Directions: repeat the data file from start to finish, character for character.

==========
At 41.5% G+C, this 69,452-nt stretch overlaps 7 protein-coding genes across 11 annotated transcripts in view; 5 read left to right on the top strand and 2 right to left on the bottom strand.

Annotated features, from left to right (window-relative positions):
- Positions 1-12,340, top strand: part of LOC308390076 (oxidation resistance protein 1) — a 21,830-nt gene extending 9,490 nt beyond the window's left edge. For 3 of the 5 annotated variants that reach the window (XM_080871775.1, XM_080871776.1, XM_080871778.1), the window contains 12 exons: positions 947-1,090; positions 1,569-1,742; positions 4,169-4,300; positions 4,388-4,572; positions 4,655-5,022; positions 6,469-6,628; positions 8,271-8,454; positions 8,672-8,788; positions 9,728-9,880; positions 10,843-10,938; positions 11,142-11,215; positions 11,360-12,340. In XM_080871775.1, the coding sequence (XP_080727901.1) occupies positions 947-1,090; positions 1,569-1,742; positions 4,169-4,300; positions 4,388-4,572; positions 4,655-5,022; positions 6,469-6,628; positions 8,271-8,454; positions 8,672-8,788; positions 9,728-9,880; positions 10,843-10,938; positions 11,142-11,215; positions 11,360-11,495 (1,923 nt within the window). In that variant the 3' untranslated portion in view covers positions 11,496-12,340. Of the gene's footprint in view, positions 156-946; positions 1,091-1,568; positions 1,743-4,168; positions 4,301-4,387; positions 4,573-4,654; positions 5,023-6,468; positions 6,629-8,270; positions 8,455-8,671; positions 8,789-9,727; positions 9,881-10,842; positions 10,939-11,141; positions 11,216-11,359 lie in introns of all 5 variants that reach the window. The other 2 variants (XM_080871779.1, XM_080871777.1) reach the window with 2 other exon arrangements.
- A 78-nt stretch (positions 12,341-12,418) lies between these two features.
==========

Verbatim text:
At 41.5% G+C, this 69,452-nt stretch overlaps 7 protein-coding genes across 11 annotated transcripts in view; 5 read left to right on the top strand and 2 right to left on the bottom strand.

Annotated features, from left to right (window-relative positions):
- Positions 1-12,340, top strand: part of LOC308390076 (oxidation resistance protein 1) — a 21,830-nt gene extending 9,490 nt beyond the window's left edge. For 3 of the 5 annotated variants that reach the window (XM_080871775.1, XM_080871776.1, XM_080871778.1), the window contains 12 exons: positions 947-1,090; positions 1,569-1,742; positions 4,169-4,300; positions 4,388-4,572; positions 4,655-5,022; positions 6,469-6,628; positions 8,271-8,454; positions 8,672-8,788; positions 9,728-9,880; positions 10,843-10,938; positions 11,142-11,215; positions 11,360-12,340. In XM_080871775.1, the coding sequence (XP_080727901.1) occupies positions 947-1,090; positions 1,569-1,742; positions 4,169-4,300; positions 4,388-4,572; positions 4,655-5,022; positions 6,469-6,628; positions 8,271-8,454; positions 8,672-8,788; positions 9,728-9,880; positions 10,843-10,938; positions 11,142-11,215; positions 11,360-11,495 (1,923 nt within the window). In that variant the 3' untranslated portion in view covers positions 11,496-12,340. Of the gene's footprint in view, positions 156-946; positions 1,091-1,568; positions 1,743-4,168; positions 4,301-4,387; positions 4,573-4,654; positions 5,023-6,468; positions 6,629-8,270; positions 8,455-8,671; positions 8,789-9,727; positions 9,881-10,842; positions 10,939-11,141; positions 11,216-11,359 lie in introns of all 5 variants that reach the window. The other 2 variants (XM_080871779.1, XM_080871777.1) reach the window with 2 other exon arrangements.
- A 78-nt stretch (positions 12,341-12,418) lies between these two features.